The White House’s unwillingness to push back forcefully on Russian President Vladimir Putin’s request to question former U.S. Ambassador to Russia Michael McFaul is among the most disturbing developments of the Trump Administration. First, President Donald Trump called the idea “interesting.” The following day, the White House Press Secretary tried to clean up the president’s statement, saying that the president would consider the request after speaking with his national security staff. This only made the situation worse, forcing the controversy to continue for a third day, when Press Secretary Sarah Sanders issued a statement, off-camera, that the President “disagrees” with the proposal. The statement does not address the absurdity of the request or his commitment to protecting American diplomats. Until there is an unequivocal rejection of the proposal, the United States will appear weak to the world.
The same may be said of Secretary of State Mike Pompeo, who needs to push for a much stronger response. Whether the secretary is successful in convincing the president to reject the proposal on-camera in the strongest possible terms will be a test of his ability to balance his relationship with the president with his reputation at Foggy Bottom and in the international community.
Mike Pompeo was chosen to be secretary because he was the candidate the president believed would be loyal to him, no matter what he said or did. President Trump had already appointed him CIA Director, and had come to trust that he would not call the president “a moron,” as had former Secretary of State Rex Tillerson, or leak unflattering stories to the press, as the National Security Council staff had done under former National Security Advisor H.R. McMaster. A former politician himself, and one who may still harbor political ambitions, Secretary Pompeo has yet to cross the president in public, nor have reports surfaced of him doing so in private. Clearly, his relationship with the president is vital to his success and protecting the political capital he’s built should be a consideration to ensure long-term influence with the White House. Today is the day that he should start using that capital.
Remember that Mike Pompeo came to Foggy Bottom following Tillerson, perhaps the Secretary of State least liked by U.S. diplomats in modern times. Secretary Pompeo arrived with his own baggage, namely his partisan attacks on the Department’s career staff for the tragic deaths at the U.S. facility in Benghazi, Libya, in 2012. But the Department gave him a chance and appreciated his announcement that he was lifting the wildly unpopular hiring freeze and the restrictions on hiring family members overseas. Just as important was that he had far more influence with President Trump than Secretary Tillerson ever did.
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But in the weeks since he was sworn in as the 70th Secretary of State in April, many of his staff say the bloom is coming off the rose. They — and more importantly, foreign diplomats — are watching anxiously to see if Secretary Pompeo can deliver results.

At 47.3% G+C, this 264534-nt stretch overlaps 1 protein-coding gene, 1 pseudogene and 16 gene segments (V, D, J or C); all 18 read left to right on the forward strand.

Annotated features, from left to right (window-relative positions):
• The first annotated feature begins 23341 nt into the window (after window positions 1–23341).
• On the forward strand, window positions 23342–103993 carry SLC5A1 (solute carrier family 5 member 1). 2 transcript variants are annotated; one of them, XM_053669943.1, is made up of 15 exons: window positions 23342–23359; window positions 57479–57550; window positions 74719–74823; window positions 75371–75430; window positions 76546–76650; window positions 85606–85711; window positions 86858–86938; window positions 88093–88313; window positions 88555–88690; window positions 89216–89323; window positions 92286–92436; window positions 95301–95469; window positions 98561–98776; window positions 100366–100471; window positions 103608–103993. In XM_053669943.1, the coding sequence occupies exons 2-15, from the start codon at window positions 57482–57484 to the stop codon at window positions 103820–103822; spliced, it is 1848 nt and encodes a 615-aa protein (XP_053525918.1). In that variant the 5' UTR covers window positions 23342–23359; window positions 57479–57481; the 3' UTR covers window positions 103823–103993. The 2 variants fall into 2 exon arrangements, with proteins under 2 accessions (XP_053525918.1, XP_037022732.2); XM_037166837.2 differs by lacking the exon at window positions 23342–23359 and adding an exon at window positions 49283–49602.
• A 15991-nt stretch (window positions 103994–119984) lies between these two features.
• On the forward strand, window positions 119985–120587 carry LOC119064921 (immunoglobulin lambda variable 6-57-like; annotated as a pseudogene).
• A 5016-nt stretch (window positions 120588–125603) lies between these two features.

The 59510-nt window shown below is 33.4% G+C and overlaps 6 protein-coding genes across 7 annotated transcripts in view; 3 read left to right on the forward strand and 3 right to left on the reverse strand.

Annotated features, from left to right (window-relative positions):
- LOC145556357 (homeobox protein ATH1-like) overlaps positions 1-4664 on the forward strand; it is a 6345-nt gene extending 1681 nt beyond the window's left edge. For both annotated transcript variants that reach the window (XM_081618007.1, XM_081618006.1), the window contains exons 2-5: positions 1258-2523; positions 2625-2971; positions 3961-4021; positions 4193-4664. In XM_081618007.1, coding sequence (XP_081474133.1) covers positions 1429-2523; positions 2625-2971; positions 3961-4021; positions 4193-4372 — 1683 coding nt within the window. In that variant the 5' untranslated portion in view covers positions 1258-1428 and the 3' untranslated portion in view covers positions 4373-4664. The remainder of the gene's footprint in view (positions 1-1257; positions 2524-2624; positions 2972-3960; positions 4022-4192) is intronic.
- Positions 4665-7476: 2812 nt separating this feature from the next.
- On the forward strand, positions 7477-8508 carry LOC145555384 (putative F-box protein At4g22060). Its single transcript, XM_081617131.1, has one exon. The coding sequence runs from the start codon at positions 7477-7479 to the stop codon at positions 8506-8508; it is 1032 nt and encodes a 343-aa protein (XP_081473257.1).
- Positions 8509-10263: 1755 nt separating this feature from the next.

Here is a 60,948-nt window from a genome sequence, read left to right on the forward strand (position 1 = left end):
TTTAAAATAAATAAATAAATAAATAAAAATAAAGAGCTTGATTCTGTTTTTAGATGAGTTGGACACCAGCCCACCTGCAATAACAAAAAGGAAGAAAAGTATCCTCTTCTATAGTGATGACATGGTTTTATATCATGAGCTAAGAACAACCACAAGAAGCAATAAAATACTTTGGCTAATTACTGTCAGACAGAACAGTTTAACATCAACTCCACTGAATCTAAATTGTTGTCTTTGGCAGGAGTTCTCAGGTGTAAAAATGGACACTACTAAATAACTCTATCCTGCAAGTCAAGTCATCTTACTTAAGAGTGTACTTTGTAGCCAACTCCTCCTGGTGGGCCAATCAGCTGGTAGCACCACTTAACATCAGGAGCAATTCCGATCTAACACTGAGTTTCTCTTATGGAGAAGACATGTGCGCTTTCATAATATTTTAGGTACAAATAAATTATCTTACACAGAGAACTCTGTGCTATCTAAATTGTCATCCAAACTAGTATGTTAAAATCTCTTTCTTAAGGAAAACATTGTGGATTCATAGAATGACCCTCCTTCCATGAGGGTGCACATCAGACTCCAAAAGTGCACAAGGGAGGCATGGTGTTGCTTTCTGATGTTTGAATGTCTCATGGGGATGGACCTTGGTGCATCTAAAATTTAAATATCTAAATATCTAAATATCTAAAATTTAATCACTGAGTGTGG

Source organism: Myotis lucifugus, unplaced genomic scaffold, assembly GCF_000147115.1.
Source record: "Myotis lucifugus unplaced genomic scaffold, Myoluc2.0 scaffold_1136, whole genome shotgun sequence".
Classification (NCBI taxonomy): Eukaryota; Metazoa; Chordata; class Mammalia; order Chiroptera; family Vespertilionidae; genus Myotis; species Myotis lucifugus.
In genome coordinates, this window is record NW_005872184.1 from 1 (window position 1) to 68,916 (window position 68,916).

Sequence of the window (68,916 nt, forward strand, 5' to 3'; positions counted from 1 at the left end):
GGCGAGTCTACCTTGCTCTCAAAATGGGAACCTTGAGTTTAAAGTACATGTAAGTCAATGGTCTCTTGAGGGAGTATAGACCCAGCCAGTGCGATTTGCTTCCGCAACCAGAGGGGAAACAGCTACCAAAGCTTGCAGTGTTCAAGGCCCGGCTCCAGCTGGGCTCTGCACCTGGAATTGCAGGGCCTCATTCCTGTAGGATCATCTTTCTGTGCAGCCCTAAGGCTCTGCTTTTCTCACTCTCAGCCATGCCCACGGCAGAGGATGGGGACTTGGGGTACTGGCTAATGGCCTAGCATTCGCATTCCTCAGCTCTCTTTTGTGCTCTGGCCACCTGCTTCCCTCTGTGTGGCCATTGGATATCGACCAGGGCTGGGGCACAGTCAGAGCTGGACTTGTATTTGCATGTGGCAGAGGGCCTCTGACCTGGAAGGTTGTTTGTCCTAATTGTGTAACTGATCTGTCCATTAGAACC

Internally, lifting the hiring freeze has improved things far less than expected, with the Department still hindered by a lack of staff, leaving the rank and file frustrated that an early promise was oversold. Photo ops on social media showing the Secretary and embassy staff together and other internal efforts to bring “swagger” back to State are beginning to be seen as merely the image management of a savvy politician.
Externally, the highest-profile effort of the secretary’s brief tenure — convincing North Korea to give up its nuclear weapons — includes a presidential summit most notable for giving Kim Jong Un an immense boost in international legitimacy and getting very little in return. Secretary Pompeo’s most recent trip to Pyongyang was a failure, making little if any progress on recovering the remains of U.S. soldiers from the Korean War, and more importantly, on the beginnings of a roadmap to North Korea’s denuclearization.
Even as the U.S. bungles negotiations with its enemies, Secretary Pompeo been unable to reverse White House trade policies that have set back relations with our closest allies in Europe, Asia, and Latin America, to say nothing of yet another disastrous NATO Summit. The Secretary needs to prove that he is able to get some wins either internationally or internally to avoid beginning to lose the goodwill he entered with three months ago.
That brings us to July 18 and 19, when White House Press Secretary Sarah Sanders said that there was “some conversation” between Presidents Trump and Putin about allowing Russian law-enforcement officials to question former U.S. Ambassador McFaul, and then followed it up the next day with a statement that the president merely “disagrees” with the proposal. This is when the secretary must call in his chips and demand that the president make clear that he will protect our current and former diplomats. The president must reject Putin’s demand quickly, strongly, and on camera. This statement released by the White House will not suffice. As a last resort, Secretary Pompeo should stand up for his staff in an on-camera statement to the State Department press corps, so the world can see that if the president will not stand by America’s diplomats, at least he will.
This is a career-defining moment for Mike Pompeo. If he succeeds, he will demonstrate that he can use his close relationship with President Trump to truly lead America’s foreign policy and rebuild the morale of America’s oldest Cabinet agency. If he does not, he will be seen as yet another in a long line of administration officials unable or unwilling to clean up one of President Trump’s potentially disastrous foreign policy decisions. The world is watching to see if he has the courage and the political savvy to truly be a leader in his Department, in this administration, and around the globe.